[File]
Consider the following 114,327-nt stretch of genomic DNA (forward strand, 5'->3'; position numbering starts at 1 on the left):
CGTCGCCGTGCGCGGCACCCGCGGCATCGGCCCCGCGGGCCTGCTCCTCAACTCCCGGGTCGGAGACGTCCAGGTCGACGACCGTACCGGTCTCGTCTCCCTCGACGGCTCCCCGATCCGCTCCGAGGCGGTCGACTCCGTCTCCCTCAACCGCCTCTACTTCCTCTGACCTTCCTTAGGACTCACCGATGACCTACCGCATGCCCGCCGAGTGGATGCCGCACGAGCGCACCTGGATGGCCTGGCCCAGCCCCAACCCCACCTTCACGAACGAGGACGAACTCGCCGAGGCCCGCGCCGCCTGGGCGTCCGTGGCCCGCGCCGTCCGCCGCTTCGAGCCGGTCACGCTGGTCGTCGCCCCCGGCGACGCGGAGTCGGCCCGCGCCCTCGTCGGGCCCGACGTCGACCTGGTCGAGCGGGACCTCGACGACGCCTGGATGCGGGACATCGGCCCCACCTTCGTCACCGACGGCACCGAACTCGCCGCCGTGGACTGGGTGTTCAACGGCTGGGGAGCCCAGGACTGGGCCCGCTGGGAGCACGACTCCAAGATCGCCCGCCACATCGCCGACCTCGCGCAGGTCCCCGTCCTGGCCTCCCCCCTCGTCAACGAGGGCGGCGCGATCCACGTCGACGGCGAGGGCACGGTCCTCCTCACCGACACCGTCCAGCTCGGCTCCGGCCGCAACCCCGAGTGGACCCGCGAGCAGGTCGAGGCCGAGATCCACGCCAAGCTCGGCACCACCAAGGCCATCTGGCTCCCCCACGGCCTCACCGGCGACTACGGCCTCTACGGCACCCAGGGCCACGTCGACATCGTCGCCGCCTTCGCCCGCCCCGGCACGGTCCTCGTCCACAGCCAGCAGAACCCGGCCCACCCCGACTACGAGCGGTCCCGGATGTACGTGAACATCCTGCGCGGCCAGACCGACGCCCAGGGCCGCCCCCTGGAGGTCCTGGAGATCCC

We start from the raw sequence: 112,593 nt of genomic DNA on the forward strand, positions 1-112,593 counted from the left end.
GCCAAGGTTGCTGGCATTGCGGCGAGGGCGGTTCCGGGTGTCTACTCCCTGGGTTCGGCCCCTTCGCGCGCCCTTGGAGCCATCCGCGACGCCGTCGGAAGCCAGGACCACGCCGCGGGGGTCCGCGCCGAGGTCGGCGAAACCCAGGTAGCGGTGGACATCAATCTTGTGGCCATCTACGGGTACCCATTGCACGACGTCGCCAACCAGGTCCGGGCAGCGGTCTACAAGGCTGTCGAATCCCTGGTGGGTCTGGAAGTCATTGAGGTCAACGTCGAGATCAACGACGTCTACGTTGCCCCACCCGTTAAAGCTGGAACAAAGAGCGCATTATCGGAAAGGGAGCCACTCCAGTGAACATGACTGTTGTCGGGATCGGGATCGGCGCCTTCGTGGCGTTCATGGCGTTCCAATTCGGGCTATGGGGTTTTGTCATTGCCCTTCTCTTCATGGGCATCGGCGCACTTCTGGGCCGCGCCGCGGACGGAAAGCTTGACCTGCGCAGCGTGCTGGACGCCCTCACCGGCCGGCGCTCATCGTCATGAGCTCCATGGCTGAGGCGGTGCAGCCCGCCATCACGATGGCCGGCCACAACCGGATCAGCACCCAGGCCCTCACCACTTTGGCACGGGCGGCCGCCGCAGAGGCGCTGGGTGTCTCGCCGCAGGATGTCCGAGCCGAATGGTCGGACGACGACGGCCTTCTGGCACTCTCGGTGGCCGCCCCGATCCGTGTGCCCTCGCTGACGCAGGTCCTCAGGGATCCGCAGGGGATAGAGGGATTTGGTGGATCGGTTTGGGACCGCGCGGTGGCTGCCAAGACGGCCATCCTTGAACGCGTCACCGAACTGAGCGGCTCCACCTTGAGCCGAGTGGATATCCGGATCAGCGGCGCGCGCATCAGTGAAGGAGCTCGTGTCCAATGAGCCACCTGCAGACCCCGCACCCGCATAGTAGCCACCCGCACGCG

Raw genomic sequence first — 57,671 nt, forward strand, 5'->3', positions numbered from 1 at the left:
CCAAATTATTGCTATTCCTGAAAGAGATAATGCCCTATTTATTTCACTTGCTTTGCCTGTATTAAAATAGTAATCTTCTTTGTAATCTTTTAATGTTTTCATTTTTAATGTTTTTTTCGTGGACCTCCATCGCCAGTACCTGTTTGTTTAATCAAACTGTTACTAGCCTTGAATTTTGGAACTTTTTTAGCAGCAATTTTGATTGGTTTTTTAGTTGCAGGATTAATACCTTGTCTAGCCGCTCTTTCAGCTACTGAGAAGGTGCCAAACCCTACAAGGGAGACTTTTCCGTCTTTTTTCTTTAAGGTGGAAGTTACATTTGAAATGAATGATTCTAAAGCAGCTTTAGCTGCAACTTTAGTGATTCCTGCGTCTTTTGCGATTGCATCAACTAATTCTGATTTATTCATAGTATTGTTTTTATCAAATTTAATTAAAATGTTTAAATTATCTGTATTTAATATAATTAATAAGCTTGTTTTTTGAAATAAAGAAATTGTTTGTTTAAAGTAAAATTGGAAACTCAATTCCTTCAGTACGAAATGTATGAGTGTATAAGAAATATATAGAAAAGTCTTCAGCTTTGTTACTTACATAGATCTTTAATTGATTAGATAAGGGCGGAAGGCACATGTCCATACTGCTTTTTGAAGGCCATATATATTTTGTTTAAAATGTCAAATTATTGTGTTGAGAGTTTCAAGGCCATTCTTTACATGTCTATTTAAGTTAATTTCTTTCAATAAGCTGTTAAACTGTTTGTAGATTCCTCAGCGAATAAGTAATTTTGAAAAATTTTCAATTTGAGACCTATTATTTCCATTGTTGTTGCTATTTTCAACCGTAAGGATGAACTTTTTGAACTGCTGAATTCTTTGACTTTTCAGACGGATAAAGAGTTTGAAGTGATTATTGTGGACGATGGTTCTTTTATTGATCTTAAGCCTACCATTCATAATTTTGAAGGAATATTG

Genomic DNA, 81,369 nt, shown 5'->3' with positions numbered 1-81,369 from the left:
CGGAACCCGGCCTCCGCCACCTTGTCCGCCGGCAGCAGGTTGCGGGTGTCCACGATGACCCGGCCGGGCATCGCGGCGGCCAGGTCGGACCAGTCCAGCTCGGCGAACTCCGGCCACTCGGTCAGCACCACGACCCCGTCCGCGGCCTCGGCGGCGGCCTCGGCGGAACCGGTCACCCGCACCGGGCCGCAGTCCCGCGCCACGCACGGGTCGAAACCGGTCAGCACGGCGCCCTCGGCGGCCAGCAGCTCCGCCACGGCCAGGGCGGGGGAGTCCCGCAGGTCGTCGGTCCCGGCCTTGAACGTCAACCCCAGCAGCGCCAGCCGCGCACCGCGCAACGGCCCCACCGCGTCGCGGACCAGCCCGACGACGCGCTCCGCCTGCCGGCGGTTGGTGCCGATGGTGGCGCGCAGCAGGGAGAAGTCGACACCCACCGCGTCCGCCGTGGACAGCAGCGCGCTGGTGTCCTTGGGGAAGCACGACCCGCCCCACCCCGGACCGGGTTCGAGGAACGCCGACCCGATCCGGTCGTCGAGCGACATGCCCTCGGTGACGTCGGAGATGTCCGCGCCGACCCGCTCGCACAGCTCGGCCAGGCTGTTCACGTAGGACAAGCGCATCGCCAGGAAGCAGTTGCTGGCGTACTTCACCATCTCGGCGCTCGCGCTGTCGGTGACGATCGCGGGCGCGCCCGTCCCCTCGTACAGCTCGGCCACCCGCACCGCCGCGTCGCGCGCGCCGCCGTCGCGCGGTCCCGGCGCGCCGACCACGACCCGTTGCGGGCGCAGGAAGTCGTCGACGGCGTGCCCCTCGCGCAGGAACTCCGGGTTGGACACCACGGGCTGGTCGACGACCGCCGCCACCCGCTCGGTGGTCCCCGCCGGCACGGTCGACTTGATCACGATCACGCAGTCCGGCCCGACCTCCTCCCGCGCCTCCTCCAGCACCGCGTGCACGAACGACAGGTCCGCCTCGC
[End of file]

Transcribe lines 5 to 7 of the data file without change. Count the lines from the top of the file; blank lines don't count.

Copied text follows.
Raw genomic sequence first — 57,671 nt, forward strand, 5'->3', positions numbered from 1 at the left:
CCAAATTATTGCTATTCCTGAAAGAGATAATGCCCTATTTATTTCACTTGCTTTGCCTGTATTAAAATAGTAATCTTCTTTGTAATCTTTTAATGTTTTCATTTTTAATGTTTTTTTCGTGGACCTCCATCGCCAGTACCTGTTTGTTTAATCAAACTGTTACTAGCCTTGAATTTTGGAACTTTTTTAGCAGCAATTTTGATTGGTTTTTTAGTTGCAGGATTAATACCTTGTCTAGCCGCTCTTTCAGCTACTGAGAAGGTGCCAAACCCTACAAGGGAGACTTTTCCGTCTTTTTTCTTTAAGGTGGAAGTTACATTTGAAATGAATGATTCTAAAGCAGCTTTAGCTGCAACTTTAGTGATTCCTGCGTCTTTTGCGATTGCATCAACTAATTCTGATTTATTCATAGTATTGTTTTTATCAAATTTAATTAAAATGTTTAAATTATCTGTATTTAATATAATTAATAAGCTTGTTTTTTGAAATAAAGAAATTGTTTGTTTAAAGTAAAATTGGAAACTCAATTCCTTCAGTACGAAATGTATGAGTGTATAAGAAATATATAGAAAAGTCTTCAGCTTTGTTACTTACATAGATCTTTAATTGATTAGATAAGGGCGGAAGGCACATGTCCATACTGCTTTTTGAAGGCCATATATATTTTGTTTAAAATGTCAAATTATTGTGTTGAGAGTTTCAAGGCCATTCTTTACATGTCTATTTAAGTTAATTTCTTTCAATAAGCTGTTAAACTGTTTGTAGATTCCTCAGCGAATAAGTAATTTTGAAAAATTTTCAATTTGAGACCTATTATTTCCATTGTTGTTGCTATTTTCAACCGTAAGGATGAACTTTTTGAACTGCTGAATTCTTTGACTTTTCAGACGGATAAAGAGTTTGAAGTGATTATTGTGGACGATGGTTCTTTTATTGATCTTAAGCCTACCATTCATAATTTTGAAGGAATATTG

Genomic DNA, 81,369 nt, shown 5'->3' with positions numbered 1-81,369 from the left: